House Committee Considers Ban On Race and Gender Specific Abortions
On Monday Republicans on the House Judiciary Committee circulated a memo in support of Rep. Trent Franks’ (R-AZ) cynically named Susan B. Anthony and Frederick Douglass Prenatal Nondiscrimination Act. The proposed bill proposes to ban abortions based on the race or gender of the fetus and would give a woman’s family members the ability to sue abortion providers if they believed a woman obtained an abortion based on race or sex.
The memo argues in support of the “prenatal discrimination bill” by segregating out “black” abortions from abortions in general and makes the claim that “abortion is the leading cause of death in the black community.”
There’s a lot that is deeply disturbing about this latest attack. Let’s start with the procedural points. This is not the first time Franks has proposed this bill. Last year it didn’t make it out of committee. But this year it’s now getting a markup and gained 78 co-sponors means there’s a good chance the House of Representatives will vote on in prior to the November presidential elections.
That means that, believe it or not, the House has only grown more intolerant of reproductive rights. I didn’t think that was possible.
Now let’s talk about the substance of the bill. How exactly does one go about proving an abortion was obtained because of the baby’s race or sex? Since the bill grants legal standing to someone other than the woman who had the abortion to sue providers, this seems to be an important point to hash out. This is especially confusing related to the ban on race-specific abortions. Where is the evidence that black women are aborting a fetus because it will grow into a black baby?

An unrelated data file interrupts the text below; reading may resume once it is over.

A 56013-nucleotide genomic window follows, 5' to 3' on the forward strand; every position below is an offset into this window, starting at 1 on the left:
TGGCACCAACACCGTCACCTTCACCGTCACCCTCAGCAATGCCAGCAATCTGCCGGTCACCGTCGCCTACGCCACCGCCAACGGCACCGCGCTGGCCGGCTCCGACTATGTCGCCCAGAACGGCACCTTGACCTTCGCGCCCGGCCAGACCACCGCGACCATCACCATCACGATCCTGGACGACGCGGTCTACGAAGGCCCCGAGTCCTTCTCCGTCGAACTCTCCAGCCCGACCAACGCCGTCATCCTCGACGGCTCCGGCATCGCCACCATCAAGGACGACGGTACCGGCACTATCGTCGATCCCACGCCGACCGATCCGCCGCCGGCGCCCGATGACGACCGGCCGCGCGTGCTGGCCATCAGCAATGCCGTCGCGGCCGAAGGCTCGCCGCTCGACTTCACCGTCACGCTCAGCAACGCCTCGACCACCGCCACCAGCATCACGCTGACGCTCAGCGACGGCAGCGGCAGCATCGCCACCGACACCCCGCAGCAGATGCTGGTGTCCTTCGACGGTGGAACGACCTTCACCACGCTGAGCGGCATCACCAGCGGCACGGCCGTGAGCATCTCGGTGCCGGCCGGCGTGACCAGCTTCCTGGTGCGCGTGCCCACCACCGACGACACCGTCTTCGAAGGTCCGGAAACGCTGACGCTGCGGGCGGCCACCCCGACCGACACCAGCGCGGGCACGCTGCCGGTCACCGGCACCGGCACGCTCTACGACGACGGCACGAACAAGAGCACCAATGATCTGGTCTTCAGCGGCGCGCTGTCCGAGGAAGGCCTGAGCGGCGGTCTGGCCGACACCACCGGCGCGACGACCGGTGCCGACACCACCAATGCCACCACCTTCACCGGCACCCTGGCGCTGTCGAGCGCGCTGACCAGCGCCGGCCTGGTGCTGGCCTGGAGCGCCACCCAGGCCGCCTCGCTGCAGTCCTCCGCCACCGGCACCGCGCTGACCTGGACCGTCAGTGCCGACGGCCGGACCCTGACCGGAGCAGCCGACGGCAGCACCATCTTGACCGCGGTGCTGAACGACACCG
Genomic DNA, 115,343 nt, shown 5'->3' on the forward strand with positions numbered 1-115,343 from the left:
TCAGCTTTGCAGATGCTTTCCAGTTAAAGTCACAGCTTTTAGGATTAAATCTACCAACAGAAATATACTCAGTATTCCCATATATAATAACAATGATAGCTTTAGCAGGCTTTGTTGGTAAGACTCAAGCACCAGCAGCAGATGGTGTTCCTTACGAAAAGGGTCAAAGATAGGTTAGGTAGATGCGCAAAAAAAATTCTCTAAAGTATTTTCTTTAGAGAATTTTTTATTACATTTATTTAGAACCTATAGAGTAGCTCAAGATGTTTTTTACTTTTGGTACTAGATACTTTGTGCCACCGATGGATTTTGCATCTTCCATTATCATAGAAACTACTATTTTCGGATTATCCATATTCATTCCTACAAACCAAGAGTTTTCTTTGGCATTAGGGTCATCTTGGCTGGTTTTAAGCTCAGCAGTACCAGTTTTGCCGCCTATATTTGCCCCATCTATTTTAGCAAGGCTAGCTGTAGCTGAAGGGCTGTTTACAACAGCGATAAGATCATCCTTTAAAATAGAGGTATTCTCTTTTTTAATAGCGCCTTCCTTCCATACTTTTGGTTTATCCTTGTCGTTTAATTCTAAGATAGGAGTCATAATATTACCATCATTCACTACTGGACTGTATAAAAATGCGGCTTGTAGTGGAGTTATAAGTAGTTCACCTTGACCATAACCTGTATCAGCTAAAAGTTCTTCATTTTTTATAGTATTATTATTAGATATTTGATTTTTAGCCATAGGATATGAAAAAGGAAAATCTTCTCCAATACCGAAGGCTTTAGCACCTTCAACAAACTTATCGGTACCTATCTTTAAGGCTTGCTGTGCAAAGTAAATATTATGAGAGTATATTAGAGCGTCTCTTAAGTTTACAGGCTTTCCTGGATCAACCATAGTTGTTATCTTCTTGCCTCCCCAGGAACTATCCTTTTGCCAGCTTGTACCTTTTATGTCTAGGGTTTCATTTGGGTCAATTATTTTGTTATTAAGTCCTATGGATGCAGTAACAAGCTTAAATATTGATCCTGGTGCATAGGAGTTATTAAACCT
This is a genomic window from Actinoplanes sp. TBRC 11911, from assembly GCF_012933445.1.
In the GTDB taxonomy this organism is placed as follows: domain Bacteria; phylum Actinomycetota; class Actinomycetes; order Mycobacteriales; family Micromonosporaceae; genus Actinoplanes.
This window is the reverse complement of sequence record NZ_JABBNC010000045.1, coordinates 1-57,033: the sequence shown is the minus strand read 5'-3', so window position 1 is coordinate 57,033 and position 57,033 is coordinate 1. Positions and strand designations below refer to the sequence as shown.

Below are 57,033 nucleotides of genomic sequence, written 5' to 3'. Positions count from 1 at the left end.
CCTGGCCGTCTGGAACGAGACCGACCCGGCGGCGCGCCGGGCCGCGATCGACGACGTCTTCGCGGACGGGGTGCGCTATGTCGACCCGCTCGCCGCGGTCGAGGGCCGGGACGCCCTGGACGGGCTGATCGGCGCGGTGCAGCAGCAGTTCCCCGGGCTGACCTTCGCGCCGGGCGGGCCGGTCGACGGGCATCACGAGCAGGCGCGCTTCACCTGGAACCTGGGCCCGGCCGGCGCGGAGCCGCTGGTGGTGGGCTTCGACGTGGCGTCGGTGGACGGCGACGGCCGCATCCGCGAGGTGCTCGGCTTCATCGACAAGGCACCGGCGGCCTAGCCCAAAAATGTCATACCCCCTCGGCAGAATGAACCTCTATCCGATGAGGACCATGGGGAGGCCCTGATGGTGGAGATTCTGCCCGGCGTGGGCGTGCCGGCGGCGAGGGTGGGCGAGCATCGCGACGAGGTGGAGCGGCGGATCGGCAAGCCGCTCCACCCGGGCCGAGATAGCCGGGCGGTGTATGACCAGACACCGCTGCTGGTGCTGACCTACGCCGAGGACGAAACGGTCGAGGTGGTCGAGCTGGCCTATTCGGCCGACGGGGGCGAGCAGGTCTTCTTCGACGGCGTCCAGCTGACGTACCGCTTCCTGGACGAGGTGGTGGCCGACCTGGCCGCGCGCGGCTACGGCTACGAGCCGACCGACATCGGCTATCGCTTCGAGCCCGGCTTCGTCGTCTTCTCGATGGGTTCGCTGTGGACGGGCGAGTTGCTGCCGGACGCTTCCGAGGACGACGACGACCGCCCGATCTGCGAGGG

The bill makes a disturbing expansion of the Republican drive to leave women’s medical decisions up to committees at which they have no seat. In no other circumstances do we allow family members to challenge completed medical procedures because of a belief it was done for a purpose they disagree with. How then is a doctor to protect his or herself from frivolous claims? Will providers make women needing abortion care get executed releases from their entire family prior to that procedure?
You get the point. The bill is designed to create enough procedural barriers while simultaneously and significantly expanding legal liability of providers who offer abortion care leaving abortion legal in name only.
If that were not bad enough the bill is steeped in a deeply troubling misunderstanding of history and race in this country that apparently at least 78 other members of Congress embrace.
We saw this in Georgia when anti-abortion activists tried to hijack the civil rights movement and appropriate that language in claiming to save black babies from genocide carried out by Planned Parenthood. This same ethos permeates Franks’ bill with cries of alarm over abortion rates in the African American community with this bill as the solution.
The reality is this. Nearly every abortion is the result of an unintended pregnancy, and black women’s unintended pregnancy rates reflect the specific difficulties women in minority communities face in accessing high-quality contraceptive services, just like other health outcomes for other conditions like heart disease. The harder it is to get health care of any kind, the worse the health outcomes. It’s time Republicans start accepting this fact.
Photo from guisse95 via flickr.